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From The Capitol Vaults  audiophile qialuty180gm vinyl

Essential Beach Boys times our favorote 

‘Surf’s Up’: The Socially Aware Album That Made The Beach Boys Cool Again
The group’s landmark 1971 album ‘Surf’s Up’ was both socially relevant and evocative of their initial glory.

Published on August 30, 2021By Paul Sexton

By the turn of the 1970s, the world was a very different place from the utopian image of endless Californian surfing, cars and girls, as represented by the Beach Boys. But once again, the group rose magnificently to the challenge of making music that was both socially relevant and evocative of their initial glory. In 1971, they unveiled their new surfing sound of the 70s with the classic album Surf’s Up.

One of the great landmarks in the Beach Boys’ canon, the record was released on August 30 that year, at a point when their commercial fortunes had been at a low ebb. Their album of 12 months earlier, Sunflower, had only reached No.151 in a meagre four-week run on the American charts, and the group hadn’t had a top 20 single in the US since “Do It Again” (which topped the British bestsellers) hit No.20 in 1968
The new project, produced by the band themselves for their Brother label, got the Beach Boys’ ship moving in the right direction again. They were now working with a new manager, Jack Rieley, and with his encouragement, they became a multi-faceted songwriting force.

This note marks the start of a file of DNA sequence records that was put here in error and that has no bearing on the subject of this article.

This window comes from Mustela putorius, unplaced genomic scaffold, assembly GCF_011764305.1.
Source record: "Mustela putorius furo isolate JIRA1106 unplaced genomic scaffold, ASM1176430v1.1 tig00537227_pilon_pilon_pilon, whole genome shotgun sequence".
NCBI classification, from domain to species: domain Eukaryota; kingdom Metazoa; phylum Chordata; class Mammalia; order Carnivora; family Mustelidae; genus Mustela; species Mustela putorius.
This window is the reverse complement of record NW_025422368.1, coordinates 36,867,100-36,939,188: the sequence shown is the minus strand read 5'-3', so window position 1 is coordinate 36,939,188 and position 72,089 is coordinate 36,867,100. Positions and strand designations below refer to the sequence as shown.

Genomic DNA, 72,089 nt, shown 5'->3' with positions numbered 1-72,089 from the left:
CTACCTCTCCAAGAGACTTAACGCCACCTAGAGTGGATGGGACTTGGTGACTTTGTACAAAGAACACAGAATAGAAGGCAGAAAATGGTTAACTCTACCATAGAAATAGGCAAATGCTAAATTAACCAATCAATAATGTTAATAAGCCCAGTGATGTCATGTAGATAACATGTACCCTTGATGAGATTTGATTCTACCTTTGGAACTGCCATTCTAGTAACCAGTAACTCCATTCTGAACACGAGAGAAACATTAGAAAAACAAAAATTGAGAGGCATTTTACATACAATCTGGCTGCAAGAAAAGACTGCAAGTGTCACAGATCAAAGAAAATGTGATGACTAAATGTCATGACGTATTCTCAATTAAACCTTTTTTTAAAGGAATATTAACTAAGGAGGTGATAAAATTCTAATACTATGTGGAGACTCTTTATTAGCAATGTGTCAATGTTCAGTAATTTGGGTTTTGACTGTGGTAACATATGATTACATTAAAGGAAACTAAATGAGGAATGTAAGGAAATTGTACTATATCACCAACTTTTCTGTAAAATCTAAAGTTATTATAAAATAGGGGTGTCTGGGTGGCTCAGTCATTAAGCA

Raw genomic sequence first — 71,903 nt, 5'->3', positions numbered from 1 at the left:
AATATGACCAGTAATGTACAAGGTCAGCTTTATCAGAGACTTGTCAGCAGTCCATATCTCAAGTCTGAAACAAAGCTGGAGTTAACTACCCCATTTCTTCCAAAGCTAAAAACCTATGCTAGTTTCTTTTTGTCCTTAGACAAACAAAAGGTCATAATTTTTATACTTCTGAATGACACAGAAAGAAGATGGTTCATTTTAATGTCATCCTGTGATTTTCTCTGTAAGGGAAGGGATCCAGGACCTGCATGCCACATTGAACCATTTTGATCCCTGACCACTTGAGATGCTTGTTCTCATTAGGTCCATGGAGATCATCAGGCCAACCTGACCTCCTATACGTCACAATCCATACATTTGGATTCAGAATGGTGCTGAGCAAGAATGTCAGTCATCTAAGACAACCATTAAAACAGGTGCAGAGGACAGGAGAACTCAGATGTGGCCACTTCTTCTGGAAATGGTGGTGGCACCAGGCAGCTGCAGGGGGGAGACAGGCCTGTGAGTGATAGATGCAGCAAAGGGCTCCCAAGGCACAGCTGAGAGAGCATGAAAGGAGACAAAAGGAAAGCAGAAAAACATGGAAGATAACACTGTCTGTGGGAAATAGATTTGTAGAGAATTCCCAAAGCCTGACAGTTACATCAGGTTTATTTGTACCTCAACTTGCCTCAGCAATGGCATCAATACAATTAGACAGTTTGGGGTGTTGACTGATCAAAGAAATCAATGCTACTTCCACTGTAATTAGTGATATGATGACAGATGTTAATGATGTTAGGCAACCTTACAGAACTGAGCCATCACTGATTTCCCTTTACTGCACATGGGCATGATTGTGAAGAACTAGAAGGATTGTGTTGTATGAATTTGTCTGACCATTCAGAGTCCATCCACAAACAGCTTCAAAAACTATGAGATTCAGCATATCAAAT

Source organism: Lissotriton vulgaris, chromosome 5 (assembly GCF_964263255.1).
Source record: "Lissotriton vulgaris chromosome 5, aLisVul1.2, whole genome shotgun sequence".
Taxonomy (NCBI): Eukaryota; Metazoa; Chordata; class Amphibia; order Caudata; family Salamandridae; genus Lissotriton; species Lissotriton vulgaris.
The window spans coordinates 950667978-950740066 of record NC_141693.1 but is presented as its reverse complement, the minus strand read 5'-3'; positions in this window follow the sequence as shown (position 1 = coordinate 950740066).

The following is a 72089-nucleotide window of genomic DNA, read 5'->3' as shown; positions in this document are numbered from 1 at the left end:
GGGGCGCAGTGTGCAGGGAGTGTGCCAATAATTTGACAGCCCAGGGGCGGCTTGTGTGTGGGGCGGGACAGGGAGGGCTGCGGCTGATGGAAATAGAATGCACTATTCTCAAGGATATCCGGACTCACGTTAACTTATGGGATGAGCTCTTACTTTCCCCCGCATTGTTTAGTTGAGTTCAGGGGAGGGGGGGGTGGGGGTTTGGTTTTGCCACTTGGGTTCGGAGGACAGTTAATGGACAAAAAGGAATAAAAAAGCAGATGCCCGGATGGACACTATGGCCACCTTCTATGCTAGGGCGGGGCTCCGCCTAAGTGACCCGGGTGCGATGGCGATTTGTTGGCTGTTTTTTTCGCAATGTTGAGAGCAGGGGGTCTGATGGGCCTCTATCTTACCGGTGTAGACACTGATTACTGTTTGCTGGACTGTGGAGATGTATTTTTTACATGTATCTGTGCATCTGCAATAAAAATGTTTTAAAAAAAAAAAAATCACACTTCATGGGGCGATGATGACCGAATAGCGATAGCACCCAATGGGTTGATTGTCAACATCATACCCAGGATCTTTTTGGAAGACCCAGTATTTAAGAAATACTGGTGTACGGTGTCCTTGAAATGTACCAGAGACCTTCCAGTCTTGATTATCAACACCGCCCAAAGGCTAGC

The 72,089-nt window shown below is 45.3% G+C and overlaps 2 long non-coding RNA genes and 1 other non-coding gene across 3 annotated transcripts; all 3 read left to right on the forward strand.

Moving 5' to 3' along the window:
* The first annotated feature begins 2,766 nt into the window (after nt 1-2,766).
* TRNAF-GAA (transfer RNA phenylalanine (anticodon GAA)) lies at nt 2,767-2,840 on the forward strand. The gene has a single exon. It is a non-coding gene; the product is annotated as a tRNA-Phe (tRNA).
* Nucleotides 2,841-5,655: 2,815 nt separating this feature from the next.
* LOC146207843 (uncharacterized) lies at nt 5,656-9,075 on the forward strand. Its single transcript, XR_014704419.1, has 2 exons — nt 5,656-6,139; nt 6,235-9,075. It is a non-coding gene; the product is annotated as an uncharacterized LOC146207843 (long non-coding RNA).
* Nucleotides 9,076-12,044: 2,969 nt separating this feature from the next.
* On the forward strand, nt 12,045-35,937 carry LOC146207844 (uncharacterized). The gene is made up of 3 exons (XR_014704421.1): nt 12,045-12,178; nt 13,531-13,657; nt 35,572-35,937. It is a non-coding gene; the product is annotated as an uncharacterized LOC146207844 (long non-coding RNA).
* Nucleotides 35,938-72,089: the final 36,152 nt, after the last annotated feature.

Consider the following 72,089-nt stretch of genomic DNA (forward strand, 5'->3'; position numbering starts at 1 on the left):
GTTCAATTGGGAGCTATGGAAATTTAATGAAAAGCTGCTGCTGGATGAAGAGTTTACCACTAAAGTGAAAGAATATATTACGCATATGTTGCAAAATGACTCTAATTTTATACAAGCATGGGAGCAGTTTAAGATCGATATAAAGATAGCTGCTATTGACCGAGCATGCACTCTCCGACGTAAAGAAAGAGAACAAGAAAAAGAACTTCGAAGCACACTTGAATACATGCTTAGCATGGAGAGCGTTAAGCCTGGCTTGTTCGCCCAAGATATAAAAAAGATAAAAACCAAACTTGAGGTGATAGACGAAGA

Surf’s Up is rightly remembered for Brian Wilson’s brilliant double-header that closes the album, “’Til I Die” and the title track collaboration with Van Dyke Parks, filled with its enigmatic lyrics and stirring harmonies. But just as remarkably, the album showcased a group with multiple writing teams, all bringing excellent work to the table.

Mike Love and Al Jardine contributed an opening song with an anti-pollution lyric that was really ahead of its time, “Don’t Go Near The Water.” Carl Wilson and Rieley completed “Long Promised Road” and Carl’s sweet voice led his own “Feel Flows.” Al and Gary Winfrey added the short, equally relevant “Lookin’ At Tomorrow (A Welfare Song),” the pair working with Brian on “Take A Load Off Your Feet.”

Bruce Johnston’s writing contribution was the magnificent “Disney Girls (1957),” while Brian and Rieley composed the plaintive “A Day In The Life Of A Tree,” on which the group’s manager also sang. There was even room for Love to sing his adaptation of Jerry Leiber and Mike Stoller’s “Riot In Cell Block No.9,” renamed “Student Demonstration Time” for the social situation of the day.

Dennis Wilson’s reduced role on the project was partly because he was working on solo material, and partly that the songs he contributed were omitted to avoid in-fighting within the group, and the album being dominated by only Wilson brothers compositions.